“Users don’t like to scroll” used to be a popular belief in the website design and development world. While research indicates that users’ attention tends to be focused above the fold, artfully facilitating long scrolling can provide powerful benefits to your website.
Best Practices for Scrolling
While most website visitors understand that they can discover more content if they scroll, various elements of a site can discourage them from doing so. In fact, ~45% of website content goes unseen for reasons related to user experience issues. Websites can benefit from small tweaks to improve how users interact.
Use Scrolling Points for Scan-ability
Scanning is many users’ go-to method for quickly identifying information that’s relevant to them because it demands far less mental effort than fully reading the content. Introducing scrolling points into your web design breaks content into clusters of relevant information with key points visually indicated. Failure to use scrolling points can lead to what’s called “scrolling fatigue”, which occurs when a user becomes bored, frustrated, or tired of the content on the page.
1. Zombie Scrolling
Zombie scrolling refers to users who have slowly lost focus, have tuned out of the content, and are simply scrolling without digesting any information. These users are far less susceptible to classic marketing calls to action (CTAs) and pop-ups and will often leave the page without any further interactions.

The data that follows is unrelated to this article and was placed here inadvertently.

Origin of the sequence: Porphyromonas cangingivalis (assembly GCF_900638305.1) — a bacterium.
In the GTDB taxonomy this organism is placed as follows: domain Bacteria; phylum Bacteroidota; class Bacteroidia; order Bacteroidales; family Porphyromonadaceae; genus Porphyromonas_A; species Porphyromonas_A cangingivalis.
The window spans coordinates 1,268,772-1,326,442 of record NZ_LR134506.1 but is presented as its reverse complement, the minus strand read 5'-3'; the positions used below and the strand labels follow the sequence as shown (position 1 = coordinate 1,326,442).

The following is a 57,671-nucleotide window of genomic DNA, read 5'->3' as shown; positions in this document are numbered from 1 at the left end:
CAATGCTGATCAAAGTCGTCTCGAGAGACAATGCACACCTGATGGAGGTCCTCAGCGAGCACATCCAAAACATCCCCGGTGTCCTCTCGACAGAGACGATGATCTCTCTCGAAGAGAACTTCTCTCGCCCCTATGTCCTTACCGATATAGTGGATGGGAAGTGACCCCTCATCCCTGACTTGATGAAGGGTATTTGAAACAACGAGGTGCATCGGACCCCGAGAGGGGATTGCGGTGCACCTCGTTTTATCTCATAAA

While rage quitters are actively scanning the content looking for relevant information pieces, they become frustrated with scrolling when no visual indicators or separators are used. This phenomenon is often referred to as “tl;dr” (too long; didn’t read).
To avoid turning your website visitors into scrolling zombies or rage quitters, facilitate scrolling by breaking content up into digestible pieces; use points of visual interest such as images or graphics; and cater the content to your various target audiences. This will help users identify key takeaways and leave the site with beneficial, memorable information.
Avoid the False Bottom
Website users are more likely to scroll when they know there is more content to view. However, if a user thinks they have seen everything available, they can experience an illusion of completeness and leave the page. This occurs when the visible area on the screen appears to be complete or the user confuses an element for the bottom of the page.